Space – the final frontier – but is that frontier going to be a peaceful milky way or an intergalactic arms race? This was the question addressed during a 2 May hearing, in particular the role that the EU’s emerging space programme should play in the development of defence and security policy. It came a few days after the European Commission and the European Space Agency issued a communication stating that the space exploration must be based on “peaceful exploitation”.

Certainly space is becoming more congested. The US, Russia, the EU, India and China all have substantial space programmes. The EU has allocated €1.4 billion to research and development over the next six years – mainly in support of the Galileo satellite programme.

The Communication calls for an “integrated European Space Programme” to improve efficiency with joint projects navigation, earth observation, satellite communications, security and defence. It also calls for the development of a joint international relations strategy in relation to space.

“EU needs information Satellites”

If information is power, then satellites orbiting the earth are very powerful indeed. Their importance lies in the myriad tasks they can perform – from the weather forecast to international communication to more defence related activities, like acquiring information on external threats.

It is the latter usage which most concerned participants in the hearing. Karl von Wogau of Parliament’s sub-committee on security and defence said Europe “needs information satellites for military missions, to protect its external borders, to protect sensitive infrastructure and even warn about tsunamis”.

MEPs and experts supported the peaceful use of space-related technology and the need for further information satellites such as the European navigation system “Galileo” This is under the civilian control of the ESA and its member countries, in contrast to the US’s GPS system which is under American military control.

“Potential to turn outer space into a battlefield”

Rebecca Johnson of the Institute for Disarmament Diplomacy in London, author of the EP-commissioned “Europe’s space policies and their relevance to European Security and Defence Policy”, told MEPs that “space can provide unparalleled resources for supporting Europe’s security in relation to humanitarian and environmental crises and diverse natural, criminal and military threats”.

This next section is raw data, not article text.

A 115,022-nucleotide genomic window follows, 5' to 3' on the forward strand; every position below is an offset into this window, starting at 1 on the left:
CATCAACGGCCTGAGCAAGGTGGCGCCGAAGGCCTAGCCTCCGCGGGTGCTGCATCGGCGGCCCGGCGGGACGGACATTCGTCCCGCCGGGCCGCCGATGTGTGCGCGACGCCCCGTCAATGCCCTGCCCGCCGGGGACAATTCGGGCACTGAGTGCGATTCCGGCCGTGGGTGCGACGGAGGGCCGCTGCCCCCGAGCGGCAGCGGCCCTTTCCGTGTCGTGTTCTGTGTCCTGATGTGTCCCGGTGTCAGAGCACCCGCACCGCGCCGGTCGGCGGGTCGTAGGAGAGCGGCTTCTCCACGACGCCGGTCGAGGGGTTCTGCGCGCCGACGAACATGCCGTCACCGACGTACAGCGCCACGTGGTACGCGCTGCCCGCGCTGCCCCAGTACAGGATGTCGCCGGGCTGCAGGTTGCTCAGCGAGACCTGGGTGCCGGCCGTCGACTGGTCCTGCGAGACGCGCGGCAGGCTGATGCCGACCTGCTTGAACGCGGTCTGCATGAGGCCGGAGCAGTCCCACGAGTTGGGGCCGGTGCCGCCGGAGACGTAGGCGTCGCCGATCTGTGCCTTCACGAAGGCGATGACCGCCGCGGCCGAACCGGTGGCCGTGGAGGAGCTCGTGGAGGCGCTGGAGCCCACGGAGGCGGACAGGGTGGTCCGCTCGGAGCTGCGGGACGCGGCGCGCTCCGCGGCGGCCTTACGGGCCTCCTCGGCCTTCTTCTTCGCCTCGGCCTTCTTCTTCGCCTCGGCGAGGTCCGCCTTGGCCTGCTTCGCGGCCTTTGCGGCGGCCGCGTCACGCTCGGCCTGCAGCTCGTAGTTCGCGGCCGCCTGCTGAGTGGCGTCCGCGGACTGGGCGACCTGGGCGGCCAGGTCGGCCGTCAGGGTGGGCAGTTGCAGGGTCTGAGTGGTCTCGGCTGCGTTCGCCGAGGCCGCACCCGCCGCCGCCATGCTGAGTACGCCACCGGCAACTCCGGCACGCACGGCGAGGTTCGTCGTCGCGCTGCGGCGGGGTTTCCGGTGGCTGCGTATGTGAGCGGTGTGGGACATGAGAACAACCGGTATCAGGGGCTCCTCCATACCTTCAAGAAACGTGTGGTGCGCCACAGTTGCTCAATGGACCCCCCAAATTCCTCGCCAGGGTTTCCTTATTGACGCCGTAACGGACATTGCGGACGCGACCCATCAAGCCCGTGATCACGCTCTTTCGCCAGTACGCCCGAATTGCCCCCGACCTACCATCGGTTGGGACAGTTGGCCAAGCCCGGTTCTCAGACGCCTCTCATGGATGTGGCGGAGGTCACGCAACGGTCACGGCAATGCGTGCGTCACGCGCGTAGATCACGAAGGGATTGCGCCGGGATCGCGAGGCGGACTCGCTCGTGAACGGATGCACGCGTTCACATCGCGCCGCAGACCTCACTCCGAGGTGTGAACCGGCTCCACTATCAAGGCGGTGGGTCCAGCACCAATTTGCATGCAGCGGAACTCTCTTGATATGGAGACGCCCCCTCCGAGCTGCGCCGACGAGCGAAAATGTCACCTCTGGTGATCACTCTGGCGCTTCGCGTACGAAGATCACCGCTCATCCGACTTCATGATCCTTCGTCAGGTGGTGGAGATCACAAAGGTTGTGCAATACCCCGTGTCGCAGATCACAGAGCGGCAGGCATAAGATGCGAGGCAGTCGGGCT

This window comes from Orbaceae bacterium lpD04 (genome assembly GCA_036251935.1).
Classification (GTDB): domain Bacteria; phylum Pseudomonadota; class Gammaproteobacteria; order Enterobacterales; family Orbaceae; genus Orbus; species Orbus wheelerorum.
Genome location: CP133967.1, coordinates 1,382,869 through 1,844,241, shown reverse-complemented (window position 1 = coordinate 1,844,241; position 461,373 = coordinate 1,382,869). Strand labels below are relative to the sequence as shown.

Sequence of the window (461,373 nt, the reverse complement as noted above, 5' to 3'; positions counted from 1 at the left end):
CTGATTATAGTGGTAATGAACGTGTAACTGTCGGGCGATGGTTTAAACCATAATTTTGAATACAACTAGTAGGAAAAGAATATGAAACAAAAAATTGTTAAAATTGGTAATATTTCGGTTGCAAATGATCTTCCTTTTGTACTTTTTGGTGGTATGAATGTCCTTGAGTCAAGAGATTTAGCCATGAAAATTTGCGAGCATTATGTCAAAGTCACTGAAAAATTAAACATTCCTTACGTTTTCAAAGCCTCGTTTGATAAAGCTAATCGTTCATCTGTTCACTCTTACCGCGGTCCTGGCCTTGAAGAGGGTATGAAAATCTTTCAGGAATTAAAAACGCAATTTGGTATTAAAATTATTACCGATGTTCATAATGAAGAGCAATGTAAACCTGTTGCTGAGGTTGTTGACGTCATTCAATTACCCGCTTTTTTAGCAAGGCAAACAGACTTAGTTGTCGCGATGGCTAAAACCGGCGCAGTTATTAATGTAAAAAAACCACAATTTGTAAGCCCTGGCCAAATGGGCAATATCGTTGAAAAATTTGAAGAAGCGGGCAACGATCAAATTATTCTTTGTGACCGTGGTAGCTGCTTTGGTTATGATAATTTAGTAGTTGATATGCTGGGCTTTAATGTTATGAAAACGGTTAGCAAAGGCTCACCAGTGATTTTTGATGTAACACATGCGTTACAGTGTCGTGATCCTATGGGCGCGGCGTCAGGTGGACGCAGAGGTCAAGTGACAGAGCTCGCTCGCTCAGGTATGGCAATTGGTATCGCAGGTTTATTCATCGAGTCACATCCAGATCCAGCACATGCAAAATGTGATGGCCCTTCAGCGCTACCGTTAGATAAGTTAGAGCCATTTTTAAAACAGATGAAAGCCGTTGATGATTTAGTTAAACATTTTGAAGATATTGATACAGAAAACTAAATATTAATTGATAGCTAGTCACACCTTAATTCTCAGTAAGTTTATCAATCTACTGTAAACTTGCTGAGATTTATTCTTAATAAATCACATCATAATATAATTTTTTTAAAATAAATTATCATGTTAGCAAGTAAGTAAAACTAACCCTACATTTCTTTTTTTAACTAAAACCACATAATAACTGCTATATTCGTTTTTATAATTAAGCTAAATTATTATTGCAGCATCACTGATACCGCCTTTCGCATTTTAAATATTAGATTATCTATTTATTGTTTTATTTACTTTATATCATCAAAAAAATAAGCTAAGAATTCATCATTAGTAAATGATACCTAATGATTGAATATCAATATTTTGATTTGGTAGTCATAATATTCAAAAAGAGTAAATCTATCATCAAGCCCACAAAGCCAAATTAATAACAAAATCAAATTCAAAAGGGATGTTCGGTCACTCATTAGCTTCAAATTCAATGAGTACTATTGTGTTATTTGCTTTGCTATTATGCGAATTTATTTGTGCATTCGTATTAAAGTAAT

However, in a stark warning she said that “it is important to recognise the potential to turn outer space into a battlefield”. Ms Johnson warned that “space has become a dangerously contested ‘high ground’ for some military strategists, particularly in the US, who promote the argument that whoever controls space will obtain an unassailable military and commercial dominance”.

In January this year China gave a very public demonstration of its technology in the space military sector by successfully testing a device that could shoot down satellites.

28,000 European jobs in space

Space is by no means a peripheral activity confined to laboratories. At present 28,000 jobs across the Union are in the space manufacturing industry, with European companies having a 40% share of the commercial market for the lucrative satellite launch and design market.

Impressive though these may be however, in space exploration money talks and the US is talking loudest with an annual investment of $17 billion in its civil space programme and $21 billion going to military uses.

On 22 May a Space Council between EU ministers and representatives of non-EU ESA members will discuss the next steps in an emerging space policy.

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